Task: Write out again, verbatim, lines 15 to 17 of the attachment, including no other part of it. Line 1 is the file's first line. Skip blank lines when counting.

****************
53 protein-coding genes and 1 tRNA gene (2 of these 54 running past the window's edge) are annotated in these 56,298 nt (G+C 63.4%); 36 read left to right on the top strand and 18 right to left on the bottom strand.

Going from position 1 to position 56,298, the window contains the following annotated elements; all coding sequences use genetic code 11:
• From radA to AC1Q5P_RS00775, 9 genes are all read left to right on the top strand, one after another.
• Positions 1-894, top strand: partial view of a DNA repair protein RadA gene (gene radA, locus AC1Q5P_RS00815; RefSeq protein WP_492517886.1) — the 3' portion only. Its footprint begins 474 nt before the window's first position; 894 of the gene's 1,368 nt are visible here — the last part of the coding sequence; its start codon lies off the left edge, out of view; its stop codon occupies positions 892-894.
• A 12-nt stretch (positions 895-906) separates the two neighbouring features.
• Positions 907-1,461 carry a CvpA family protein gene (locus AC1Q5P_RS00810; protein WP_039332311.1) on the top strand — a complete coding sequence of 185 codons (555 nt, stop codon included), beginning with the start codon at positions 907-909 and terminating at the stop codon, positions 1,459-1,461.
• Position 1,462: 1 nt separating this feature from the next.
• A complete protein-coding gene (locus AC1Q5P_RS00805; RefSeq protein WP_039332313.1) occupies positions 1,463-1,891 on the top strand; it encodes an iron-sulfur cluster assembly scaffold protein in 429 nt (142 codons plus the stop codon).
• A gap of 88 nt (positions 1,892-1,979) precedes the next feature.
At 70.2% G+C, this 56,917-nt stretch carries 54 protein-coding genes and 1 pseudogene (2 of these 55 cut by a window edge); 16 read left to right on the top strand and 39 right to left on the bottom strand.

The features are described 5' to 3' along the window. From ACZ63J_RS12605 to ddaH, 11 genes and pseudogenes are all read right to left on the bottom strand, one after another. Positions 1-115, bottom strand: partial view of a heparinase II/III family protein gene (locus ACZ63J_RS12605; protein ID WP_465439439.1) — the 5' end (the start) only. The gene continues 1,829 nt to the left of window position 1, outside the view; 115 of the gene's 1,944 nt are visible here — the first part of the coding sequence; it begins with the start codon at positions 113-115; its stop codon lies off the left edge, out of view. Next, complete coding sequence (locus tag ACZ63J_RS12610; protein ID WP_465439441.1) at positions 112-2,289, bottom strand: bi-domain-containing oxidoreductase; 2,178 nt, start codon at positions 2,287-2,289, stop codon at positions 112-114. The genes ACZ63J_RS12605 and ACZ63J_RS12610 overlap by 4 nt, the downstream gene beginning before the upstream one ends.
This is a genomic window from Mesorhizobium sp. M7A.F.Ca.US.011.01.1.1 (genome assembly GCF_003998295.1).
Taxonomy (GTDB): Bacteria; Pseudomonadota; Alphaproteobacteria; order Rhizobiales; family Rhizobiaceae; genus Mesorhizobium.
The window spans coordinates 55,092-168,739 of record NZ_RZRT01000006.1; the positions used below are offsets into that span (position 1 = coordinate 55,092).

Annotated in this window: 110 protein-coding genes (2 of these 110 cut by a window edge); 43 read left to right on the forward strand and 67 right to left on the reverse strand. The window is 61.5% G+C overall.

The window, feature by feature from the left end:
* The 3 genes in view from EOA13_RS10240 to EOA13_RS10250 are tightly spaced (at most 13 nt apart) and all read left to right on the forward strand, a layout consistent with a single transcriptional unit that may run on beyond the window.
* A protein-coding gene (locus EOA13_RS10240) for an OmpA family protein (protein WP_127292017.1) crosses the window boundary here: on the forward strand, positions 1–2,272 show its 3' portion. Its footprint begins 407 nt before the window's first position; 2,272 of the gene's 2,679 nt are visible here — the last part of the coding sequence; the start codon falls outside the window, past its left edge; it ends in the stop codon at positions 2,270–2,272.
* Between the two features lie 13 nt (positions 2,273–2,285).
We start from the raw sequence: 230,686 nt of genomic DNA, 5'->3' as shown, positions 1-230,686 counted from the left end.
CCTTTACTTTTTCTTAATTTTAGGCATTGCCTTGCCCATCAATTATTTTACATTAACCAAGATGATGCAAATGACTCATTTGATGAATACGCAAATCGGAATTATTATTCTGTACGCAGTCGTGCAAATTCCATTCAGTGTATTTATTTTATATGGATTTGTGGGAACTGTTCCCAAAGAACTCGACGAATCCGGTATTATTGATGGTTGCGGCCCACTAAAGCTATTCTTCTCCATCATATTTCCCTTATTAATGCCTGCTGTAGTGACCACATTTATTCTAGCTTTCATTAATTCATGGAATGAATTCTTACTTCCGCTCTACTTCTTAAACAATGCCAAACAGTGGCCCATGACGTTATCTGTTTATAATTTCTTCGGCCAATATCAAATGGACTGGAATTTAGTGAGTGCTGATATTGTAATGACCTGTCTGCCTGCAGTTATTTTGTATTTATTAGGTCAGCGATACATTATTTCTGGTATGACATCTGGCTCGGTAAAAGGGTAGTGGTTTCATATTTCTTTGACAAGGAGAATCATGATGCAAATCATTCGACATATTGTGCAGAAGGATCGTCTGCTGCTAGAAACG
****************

Annotated in this window: 110 protein-coding genes (2 of these 110 cut by a window edge); 43 read left to right on the forward strand and 67 right to left on the reverse strand. The window is 61.5% G+C overall.

The window, feature by feature from the left end:
* The 3 genes in view from EOA13_RS10240 to EOA13_RS10250 are tightly spaced (at most 13 nt apart) and all read left to right on the forward strand, a layout consistent with a single transcriptional unit that may run on beyond the window.